Everybody Loves Discrimination

Most Americans, if asked, would probably say that they oppose discrimination. But deep down inside most Americans love discrimination, so long as it’s their form of discrimination.

Those who identify as political leftists have been very vocal about their opposition to discrimination. They’ve been taking every opportunity to state their objection to discrimination against non-whites, homosexuals, transgender individuals, poor individuals, and the mentally disabled. However, they seems to be perfectly fine with politically motivated discrimination.

Imagine if the restaurant owner from the first link put up a sign that read “If you’re black you can not eat here!” or if the person from the second link refused to help the stuck motorist because they had a gay pride bumper sticker. Most self-identified leftists would be up in arms. But the two individuals mentioned in those two links are being cheered by many of those same self-identified leftists. Why? Because those two individuals are discriminating in an approved manner.

Every one of us discriminates. When you cross the street to avoid the suspicious looking individual walking down the sidewalk you’re discriminating. When you avoid talking to your racist uncle at Christmas you’re discriminating. When you avoid the really drunk guy that won’t stop grabbing your ass at the bar you’re discriminating. Some forms of discrimination, such as the three I just mentioned, make sense. In those cases you’re discriminating to protect yourself, avoid starting a family fight, or avoid being sexually molested. But those forms of discrimination are also based on specific signals being produced by specific individuals.

Racially, sexually, and politically motivated forms of discrimination aren’t based on specific signals produced by specific individuals. They’re forms of collective discrimination where the only signal is membership in a group. Of course, everybody who discriminates against groups has a long list of reasons why their form of discrimination is proper even if they find other forms of group discrimination unacceptable.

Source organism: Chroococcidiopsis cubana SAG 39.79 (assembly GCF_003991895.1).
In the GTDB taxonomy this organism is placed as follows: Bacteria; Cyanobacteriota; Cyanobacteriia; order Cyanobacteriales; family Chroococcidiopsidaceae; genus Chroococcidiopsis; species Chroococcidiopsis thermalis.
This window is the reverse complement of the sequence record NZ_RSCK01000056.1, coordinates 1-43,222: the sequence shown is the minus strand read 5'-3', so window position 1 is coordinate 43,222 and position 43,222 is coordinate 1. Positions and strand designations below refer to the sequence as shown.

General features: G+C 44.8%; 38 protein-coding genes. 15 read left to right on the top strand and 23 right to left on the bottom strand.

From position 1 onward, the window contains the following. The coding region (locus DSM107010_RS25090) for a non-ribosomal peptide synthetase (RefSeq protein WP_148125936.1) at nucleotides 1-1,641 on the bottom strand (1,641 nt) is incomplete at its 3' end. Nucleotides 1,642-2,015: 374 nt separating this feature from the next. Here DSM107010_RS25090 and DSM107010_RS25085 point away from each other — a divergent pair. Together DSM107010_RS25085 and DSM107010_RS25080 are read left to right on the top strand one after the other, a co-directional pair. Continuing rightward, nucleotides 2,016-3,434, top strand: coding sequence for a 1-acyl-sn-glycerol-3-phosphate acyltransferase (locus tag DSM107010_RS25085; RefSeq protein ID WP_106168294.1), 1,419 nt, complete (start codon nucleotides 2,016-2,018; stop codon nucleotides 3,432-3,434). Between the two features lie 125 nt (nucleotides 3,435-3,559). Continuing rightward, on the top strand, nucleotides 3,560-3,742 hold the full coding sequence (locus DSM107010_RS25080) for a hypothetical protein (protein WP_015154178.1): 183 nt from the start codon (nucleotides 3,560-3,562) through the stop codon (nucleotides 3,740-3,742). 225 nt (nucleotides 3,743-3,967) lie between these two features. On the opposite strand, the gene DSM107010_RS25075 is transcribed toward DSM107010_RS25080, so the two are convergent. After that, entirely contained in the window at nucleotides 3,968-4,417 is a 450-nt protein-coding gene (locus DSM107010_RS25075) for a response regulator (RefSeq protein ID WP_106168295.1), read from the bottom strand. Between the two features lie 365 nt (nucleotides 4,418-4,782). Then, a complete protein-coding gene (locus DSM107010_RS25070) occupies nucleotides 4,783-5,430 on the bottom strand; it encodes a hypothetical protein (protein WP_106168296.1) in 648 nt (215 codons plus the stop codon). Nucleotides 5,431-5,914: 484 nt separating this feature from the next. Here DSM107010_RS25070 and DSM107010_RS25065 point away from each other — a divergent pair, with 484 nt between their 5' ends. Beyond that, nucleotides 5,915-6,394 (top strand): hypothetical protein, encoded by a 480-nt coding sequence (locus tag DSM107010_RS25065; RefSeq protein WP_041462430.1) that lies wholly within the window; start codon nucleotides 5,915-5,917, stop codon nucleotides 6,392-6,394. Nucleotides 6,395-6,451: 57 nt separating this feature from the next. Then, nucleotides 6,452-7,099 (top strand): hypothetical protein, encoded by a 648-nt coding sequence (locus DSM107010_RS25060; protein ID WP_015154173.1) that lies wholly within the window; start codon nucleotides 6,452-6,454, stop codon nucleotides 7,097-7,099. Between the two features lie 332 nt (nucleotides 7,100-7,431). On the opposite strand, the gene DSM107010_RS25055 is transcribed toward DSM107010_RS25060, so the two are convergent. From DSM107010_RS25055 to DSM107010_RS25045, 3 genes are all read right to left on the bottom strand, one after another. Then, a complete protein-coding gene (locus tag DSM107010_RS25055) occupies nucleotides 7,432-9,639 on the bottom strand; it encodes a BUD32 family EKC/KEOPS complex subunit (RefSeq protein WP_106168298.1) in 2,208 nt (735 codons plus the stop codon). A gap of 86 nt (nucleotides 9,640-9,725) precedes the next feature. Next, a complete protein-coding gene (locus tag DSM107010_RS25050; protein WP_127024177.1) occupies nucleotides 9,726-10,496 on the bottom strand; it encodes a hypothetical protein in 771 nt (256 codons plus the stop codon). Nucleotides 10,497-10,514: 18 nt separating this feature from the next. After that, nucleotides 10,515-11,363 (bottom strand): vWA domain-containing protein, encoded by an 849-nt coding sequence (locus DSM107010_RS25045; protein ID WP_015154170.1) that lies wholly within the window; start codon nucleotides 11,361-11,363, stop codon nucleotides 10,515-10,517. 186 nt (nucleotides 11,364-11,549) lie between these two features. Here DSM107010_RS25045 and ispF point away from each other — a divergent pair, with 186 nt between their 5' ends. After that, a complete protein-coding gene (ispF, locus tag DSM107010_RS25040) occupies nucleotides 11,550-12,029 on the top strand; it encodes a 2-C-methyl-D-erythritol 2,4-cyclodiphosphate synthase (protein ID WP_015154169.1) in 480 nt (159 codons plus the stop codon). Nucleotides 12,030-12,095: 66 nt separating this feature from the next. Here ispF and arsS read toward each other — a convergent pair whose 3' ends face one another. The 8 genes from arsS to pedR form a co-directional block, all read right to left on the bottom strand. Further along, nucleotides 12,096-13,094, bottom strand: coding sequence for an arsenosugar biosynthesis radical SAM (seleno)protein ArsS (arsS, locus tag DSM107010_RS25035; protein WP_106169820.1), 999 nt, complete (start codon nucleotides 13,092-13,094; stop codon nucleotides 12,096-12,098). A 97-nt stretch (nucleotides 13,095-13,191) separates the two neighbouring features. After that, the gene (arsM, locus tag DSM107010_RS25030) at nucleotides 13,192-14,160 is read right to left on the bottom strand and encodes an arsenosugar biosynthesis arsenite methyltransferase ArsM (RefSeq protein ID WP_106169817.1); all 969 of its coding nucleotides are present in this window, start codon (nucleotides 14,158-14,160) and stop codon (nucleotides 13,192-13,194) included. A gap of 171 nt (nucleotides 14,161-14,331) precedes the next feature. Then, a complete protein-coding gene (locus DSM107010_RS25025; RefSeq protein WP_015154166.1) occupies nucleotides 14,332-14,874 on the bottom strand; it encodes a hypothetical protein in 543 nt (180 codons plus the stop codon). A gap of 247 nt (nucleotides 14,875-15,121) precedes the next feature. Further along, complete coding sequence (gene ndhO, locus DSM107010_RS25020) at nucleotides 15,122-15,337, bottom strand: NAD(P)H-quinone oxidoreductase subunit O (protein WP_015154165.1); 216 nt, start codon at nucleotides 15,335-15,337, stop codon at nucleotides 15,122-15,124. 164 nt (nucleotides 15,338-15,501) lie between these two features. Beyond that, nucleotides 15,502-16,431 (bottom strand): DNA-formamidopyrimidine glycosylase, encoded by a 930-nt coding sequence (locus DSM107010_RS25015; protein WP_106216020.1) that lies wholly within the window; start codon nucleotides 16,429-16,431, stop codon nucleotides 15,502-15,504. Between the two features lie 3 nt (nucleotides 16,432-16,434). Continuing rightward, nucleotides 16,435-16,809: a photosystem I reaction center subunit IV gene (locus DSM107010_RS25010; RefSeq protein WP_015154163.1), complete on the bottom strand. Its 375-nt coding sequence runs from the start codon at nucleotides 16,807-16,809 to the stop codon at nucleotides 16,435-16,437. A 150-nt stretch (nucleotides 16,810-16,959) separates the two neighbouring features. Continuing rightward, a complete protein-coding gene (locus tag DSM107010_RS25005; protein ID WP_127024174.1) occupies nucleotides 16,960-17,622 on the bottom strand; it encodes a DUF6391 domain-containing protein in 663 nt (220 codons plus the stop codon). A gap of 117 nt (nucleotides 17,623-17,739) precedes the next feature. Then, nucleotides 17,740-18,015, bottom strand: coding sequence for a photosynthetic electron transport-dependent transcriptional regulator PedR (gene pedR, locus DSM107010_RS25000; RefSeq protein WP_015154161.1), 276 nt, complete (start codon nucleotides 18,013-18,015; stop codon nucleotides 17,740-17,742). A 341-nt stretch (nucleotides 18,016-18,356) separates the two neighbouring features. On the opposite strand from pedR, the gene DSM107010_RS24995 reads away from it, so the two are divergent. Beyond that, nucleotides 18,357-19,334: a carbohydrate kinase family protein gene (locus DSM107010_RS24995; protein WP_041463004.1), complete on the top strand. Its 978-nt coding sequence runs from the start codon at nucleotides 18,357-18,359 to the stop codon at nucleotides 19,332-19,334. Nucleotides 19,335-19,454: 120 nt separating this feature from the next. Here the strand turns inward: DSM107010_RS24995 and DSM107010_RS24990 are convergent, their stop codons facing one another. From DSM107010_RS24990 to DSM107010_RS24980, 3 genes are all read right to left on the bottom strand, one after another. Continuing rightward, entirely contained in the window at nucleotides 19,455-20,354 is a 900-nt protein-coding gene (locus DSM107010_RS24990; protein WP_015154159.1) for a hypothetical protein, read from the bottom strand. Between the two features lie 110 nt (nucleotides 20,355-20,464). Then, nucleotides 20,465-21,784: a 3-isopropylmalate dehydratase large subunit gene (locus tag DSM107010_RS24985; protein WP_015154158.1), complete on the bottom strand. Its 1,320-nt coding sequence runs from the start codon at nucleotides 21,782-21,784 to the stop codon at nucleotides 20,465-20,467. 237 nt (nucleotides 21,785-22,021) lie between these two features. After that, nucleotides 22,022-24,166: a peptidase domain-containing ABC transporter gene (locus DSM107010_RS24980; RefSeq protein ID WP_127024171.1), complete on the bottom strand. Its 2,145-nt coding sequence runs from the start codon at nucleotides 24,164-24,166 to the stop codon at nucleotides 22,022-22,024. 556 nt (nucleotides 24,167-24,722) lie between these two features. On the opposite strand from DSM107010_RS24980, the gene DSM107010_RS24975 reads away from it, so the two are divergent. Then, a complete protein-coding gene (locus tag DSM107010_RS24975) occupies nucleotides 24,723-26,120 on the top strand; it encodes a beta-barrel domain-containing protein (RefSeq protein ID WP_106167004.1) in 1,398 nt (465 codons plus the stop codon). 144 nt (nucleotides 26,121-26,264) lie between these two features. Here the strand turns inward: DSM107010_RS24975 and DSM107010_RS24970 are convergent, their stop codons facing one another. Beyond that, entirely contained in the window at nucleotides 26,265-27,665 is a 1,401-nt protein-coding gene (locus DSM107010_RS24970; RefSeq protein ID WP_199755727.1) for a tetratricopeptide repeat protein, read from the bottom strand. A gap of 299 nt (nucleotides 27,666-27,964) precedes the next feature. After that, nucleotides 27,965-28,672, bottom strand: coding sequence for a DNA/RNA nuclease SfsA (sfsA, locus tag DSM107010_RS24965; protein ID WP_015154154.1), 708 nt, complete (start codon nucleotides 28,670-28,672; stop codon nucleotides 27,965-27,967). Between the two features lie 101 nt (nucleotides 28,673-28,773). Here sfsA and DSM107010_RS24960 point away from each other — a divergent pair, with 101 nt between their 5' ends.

I personally find collective discrimination, like all forms of collectivism, distasteful but fear that I’m in the minority because even the loudest opponents of collective discrimination seem to only oppose discrimination against groups that they like. When challenged they will have a long list of reasons why they’re not actually discriminating but all they’re doing is performing an act of cognitive dissonance.

2 thoughts on “Everybody Loves Discrimination”

  1. To call someone discriminating used to be a compliment; it indicates an active, intelligent, and experienced person who can tell one thing from another. Now, of course, “discrimination” is supposed to betray a huge character flaw, unless it’s a liberal trying to shut up a non-liberal; then it’s good.

    As for the restaurant, I support their right to discriminate against Trump voters, but I would discriminate in turn by refusing to patronize the place though I didn’t vote for Trump myself. The thought of sitting around with a bunch of Hideous Hillary supporters turns my stomach.

    1. Over time I think the average American lost the ability to think critically. The word discrimination is a good example of this. At one point the word wasn’t insulting, it merely pointed out that somebody had discriminating taste (i.e. they were picky about what they did and did not like). Depending on an individuals discriminating tastes you could decide whether you agreed or disagreed with it. Today the term is almost a blanket insult, which leads to a great deal of cognitive dissonance since everybody discriminates in various ways.

      Personally, I blame the government schools.

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